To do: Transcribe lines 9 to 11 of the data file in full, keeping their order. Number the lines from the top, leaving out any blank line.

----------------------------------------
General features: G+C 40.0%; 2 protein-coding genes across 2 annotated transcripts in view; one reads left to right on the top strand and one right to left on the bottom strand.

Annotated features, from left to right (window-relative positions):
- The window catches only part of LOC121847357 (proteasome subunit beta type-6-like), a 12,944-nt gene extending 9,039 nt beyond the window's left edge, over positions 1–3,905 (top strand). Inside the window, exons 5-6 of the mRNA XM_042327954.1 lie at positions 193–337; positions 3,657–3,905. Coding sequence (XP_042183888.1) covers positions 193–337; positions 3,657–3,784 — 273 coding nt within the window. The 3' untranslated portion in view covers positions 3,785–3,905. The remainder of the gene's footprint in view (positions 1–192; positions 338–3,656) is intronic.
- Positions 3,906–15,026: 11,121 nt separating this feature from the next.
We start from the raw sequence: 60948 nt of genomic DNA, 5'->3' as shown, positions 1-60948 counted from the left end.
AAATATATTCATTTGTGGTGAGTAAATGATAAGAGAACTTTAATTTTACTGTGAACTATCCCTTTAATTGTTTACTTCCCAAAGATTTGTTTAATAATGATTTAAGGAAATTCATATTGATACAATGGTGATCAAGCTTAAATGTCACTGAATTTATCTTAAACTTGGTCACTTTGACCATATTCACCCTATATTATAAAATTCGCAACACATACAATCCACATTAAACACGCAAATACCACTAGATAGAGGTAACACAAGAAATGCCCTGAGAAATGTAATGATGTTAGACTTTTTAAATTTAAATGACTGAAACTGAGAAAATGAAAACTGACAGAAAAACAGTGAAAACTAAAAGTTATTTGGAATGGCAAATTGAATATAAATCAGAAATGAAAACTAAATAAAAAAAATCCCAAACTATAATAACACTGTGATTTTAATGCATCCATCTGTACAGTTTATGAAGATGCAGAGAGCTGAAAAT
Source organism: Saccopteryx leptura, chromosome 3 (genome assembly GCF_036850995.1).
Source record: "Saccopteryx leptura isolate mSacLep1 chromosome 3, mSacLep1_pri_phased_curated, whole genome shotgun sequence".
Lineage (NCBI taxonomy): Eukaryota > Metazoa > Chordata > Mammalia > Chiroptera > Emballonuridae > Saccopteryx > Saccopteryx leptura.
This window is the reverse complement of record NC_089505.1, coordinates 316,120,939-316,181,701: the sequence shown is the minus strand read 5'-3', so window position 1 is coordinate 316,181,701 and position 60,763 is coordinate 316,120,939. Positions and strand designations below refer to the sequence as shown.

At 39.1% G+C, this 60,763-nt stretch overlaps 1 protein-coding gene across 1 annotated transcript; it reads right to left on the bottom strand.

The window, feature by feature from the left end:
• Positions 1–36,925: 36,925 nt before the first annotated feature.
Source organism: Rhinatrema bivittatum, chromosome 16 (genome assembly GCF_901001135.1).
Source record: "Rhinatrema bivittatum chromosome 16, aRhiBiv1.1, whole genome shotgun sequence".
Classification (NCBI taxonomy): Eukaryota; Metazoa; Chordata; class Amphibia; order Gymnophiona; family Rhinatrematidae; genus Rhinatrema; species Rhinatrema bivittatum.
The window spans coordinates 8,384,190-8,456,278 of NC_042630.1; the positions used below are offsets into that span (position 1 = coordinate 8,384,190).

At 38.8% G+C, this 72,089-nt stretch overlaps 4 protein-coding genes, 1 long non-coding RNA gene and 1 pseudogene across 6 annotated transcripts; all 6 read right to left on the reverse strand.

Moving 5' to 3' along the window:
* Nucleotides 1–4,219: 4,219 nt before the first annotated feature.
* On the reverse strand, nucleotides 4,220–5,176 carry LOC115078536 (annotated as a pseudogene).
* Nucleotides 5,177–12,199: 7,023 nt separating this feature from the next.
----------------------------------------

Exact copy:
Lineage (NCBI taxonomy): Eukaryota > Metazoa > Chordata > Mammalia > Chiroptera > Emballonuridae > Saccopteryx > Saccopteryx leptura.
This window is the reverse complement of record NC_089505.1, coordinates 316,120,939-316,181,701: the sequence shown is the minus strand read 5'-3', so window position 1 is coordinate 316,181,701 and position 60,763 is coordinate 316,120,939. Positions and strand designations below refer to the sequence as shown.

At 39.1% G+C, this 60,763-nt stretch overlaps 1 protein-coding gene across 1 annotated transcript; it reads right to left on the bottom strand.